Travel 2.7 million light-years from home to the Pinwheel Galaxy, where we'll visit a supergiant star, an extragalactic globular cluster, and one of the largest nebulae in the known universe.
A star. A nebula. A globular cluster. Three different kinds of objects we might observe on a crisp fall night within the Milky Way galaxy. What if I told you you could see them in an entirely different galaxy 2.7 million light-years away?
Tonight we're going to explore all three in the Triangulum Galaxy, also known as M33 or the Pinwheel Galaxy. I remember when just finding M33 was a feat requiring the darkest of nights and a good telescope.
Expectations have changed over the years, not only because of larger, more affordable instruments and better maps, but also because amateurs are pushing beyond the traditional limits of what can and can't be seen in a particular-sized telescope. Attitude can often be as effective as aperture when it comes to observing the deep sky.
Focusing on the Triangulum Galaxy allows us to see how far we've come. Some 30 deep-sky objects are visible in medium-to-large amateur telescopes in M33, most of them appearing as diffuse patches of light representing a rich assortment of stellar associations and emission nebulae. For a full list and guide, I refer you to Alan Whitman's excellent write-up that appeared in the December 2004 issue of Sky & Telescope.
Glowing at 12th magnitude and fully 2′ across, NGC 604 is probably the easiest-to-see extragalactic nebula in the entire sky outside of the Tarantula Nebula in the Large Magellanic Cloud. You'll often read that the Tarantula is larger, but its diameter of ~650 light-years spans less than half that of NGC 604, the tendrils of which loop out across nearly 1,500 light-years.
Many of us have viewed the Orion Nebula, which can easily fill an entire low-power field of view with curdles and tufts of nebulosity. Well, move over Orion! NGC 604 is more than 50 times as large and 6,300 times brighter; if it were at the same distance as the Orion Nebula (1,350 light-years) we'd cower in its presence as the gargantuan nebula would cover some 50° of sky.
Both are lively stellar nurseries busy cranking out new stars. Their powerful UV light ionizes the surrounding gas into colorful swirls of pink and green. NGC 604 is a young pup, making its debut about 3.5 million years ago around the same time "Lucy", one of our early human ancestors, walked upright.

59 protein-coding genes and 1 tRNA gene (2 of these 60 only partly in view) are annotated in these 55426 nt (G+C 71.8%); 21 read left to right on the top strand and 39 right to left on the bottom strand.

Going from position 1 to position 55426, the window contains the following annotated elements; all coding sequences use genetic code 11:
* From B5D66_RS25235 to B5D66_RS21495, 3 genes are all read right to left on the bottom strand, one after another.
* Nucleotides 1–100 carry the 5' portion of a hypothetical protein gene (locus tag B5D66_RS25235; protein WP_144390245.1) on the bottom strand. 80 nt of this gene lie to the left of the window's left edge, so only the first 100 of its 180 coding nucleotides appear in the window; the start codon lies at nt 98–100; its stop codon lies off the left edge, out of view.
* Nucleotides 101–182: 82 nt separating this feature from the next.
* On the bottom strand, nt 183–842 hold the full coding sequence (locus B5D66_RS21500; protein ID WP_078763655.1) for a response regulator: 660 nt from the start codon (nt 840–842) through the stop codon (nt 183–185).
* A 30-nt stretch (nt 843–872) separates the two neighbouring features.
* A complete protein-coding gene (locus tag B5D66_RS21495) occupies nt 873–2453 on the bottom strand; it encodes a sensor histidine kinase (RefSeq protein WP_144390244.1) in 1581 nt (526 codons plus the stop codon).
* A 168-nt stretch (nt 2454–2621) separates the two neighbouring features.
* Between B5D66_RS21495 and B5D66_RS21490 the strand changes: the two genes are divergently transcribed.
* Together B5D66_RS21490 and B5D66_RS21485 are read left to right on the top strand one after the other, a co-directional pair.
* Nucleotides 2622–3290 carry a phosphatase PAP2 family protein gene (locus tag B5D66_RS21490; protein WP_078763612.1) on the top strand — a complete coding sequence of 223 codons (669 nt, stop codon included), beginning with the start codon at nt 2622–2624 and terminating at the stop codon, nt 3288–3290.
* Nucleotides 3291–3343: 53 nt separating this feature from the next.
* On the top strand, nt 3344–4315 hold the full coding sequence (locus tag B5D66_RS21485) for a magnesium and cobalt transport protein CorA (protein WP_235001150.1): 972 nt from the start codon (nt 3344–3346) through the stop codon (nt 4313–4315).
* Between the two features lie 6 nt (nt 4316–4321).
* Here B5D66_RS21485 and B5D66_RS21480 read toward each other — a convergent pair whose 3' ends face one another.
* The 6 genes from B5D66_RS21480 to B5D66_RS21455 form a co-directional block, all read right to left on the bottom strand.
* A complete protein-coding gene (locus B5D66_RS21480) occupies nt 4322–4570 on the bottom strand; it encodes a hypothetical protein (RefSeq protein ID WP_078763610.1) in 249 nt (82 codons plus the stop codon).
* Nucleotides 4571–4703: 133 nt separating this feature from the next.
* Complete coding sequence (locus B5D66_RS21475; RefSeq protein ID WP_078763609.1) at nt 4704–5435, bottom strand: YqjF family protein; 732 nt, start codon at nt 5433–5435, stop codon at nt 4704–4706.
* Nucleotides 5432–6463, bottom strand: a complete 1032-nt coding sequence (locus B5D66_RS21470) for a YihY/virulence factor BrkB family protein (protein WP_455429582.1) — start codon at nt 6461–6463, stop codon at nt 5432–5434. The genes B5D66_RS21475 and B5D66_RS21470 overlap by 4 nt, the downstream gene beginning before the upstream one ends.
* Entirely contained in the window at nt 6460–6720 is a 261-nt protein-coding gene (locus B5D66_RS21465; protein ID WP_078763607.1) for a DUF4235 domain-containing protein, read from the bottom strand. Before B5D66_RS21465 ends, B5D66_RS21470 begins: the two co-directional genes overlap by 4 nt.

Now, 3½ million years later, I stand upright at the telescope and see a small, dense cotton wad of luminous fuzz 1′ northwest of a Milky Way foreground star using my lowest magnification on a 15-inch (37-cm) telescope. Even a 6-inch scope will show this massive star-forming complex. The fun begins when you increase the magnification to 200× or higher and really dig into the nebula. With averted vision, it extends east-west and shows a double-stellar brightening (two side-by-side condensations) in its eastern half with a much "smaller" or fainter condensation slightly west of center.
Comparing what I see to deep photographs, it's clear that the separate kernels are brighter chunks of nebulosity near the object's core. Despite its relatively small size, there's a palpable sense of something vast here. Mediocre seeing wouldn't allow anything higher than 245×, but I can't wait to see what 400× might reveal on a more serene evening.
A brief stroll from NGC 604 we next encounter one of the most amazing sights in the sky — a star visible across a gulf of 2.7 million light-years. Perhaps like me, you've seen a number of supernovae in galaxies far more remote, but they're supernovae after all. To see one, the star has to self-destruct. They don't exactly count.
B324, the brightest star in M33, is an A-type supergiant that lies along the northwestern edge of the stellar association IC 142 just 6' from the center of the galaxy. The starry gathering appears as a shred of faint fuzz, but to my complete surprise, B324 stood out like a tiny beacon of light. Its given magnitude is 15.2, but it appeared slightly brighter to my eye, closer to 14.8 or 15.0. That places it within the reach of a 10-inch telescope. 245× brought it nicely into view.
Our final object, C39, listed as the brightest globular cluster in the galaxy, looks anything but. Because it's at magnitude 15.9, you may find yourself working your averted vision chops hard to see it. After persisting for several minutes, I finally glimpsed a slightly fuzzy "star" that came and went intermittently. Fortunately, the globular's easy to find, located 3′ northwest of a bright pair of 10th-magnitude stars along M33's southeastern side.
When seeing smallish, faint objects, never hesitate to climb to the next level of magnification. As long as seeing conditions allow for sharp, steady images, high power will darken the sky more and improve contrast and visibility.
I could find little information on C39 except that it was intermediate in age. For additional details and eyepiece impressions, please visit Rich Jakiel's Globular Clusters in M33. Leonardo Orazi's M33 Triangulum Galaxy astrophotography page features superb color imagery of our trio plus many other deep sky targets in M33.
I've only touched on what this galaxy has to offer. Should you decide to tackle its numerous stellar associations and nebulae, you'll never want for observing challenges this month. After you've spent an evening among its clusters and nebulae, you'll walk away feeling like you just traveled millions of light years from home. Nothing could be closer to the truth.
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